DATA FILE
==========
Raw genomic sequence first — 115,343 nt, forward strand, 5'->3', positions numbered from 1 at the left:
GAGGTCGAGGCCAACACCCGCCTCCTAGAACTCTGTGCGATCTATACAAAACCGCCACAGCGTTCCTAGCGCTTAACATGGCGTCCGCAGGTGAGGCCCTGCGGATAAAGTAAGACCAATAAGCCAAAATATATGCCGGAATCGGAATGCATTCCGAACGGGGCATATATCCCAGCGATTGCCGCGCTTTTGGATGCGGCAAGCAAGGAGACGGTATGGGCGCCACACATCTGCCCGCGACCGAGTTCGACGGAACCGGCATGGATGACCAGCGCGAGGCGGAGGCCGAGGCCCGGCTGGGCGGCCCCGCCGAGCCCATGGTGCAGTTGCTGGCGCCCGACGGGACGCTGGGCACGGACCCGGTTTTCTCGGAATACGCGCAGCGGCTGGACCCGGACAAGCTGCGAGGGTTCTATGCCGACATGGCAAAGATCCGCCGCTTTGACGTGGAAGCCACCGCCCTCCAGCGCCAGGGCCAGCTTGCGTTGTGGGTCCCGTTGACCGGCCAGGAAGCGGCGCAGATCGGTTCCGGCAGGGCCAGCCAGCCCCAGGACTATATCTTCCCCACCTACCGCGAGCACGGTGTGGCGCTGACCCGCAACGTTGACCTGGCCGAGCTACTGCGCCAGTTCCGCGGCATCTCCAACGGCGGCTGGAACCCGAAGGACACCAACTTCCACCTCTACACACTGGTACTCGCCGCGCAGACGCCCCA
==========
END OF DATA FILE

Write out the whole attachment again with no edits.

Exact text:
Raw genomic sequence first — 115,343 nt, forward strand, 5'->3', positions numbered from 1 at the left:
GAGGTCGAGGCCAACACCCGCCTCCTAGAACTCTGTGCGATCTATACAAAACCGCCACAGCGTTCCTAGCGCTTAACATGGCGTCCGCAGGTGAGGCCCTGCGGATAAAGTAAGACCAATAAGCCAAAATATATGCCGGAATCGGAATGCATTCCGAACGGGGCATATATCCCAGCGATTGCCGCGCTTTTGGATGCGGCAAGCAAGGAGACGGTATGGGCGCCACACATCTGCCCGCGACCGAGTTCGACGGAACCGGCATGGATGACCAGCGCGAGGCGGAGGCCGAGGCCCGGCTGGGCGGCCCCGCCGAGCCCATGGTGCAGTTGCTGGCGCCCGACGGGACGCTGGGCACGGACCCGGTTTTCTCGGAATACGCGCAGCGGCTGGACCCGGACAAGCTGCGAGGGTTCTATGCCGACATGGCAAAGATCCGCCGCTTTGACGTGGAAGCCACCGCCCTCCAGCGCCAGGGCCAGCTTGCGTTGTGGGTCCCGTTGACCGGCCAGGAAGCGGCGCAGATCGGTTCCGGCAGGGCCAGCCAGCCCCAGGACTATATCTTCCCCACCTACCGCGAGCACGGTGTGGCGCTGACCCGCAACGTTGACCTGGCCGAGCTACTGCGCCAGTTCCGCGGCATCTCCAACGGCGGCTGGAACCCGAAGGACACCAACTTCCACCTCTACACACTGGTACTCGCCGCGCAGACGCCCCA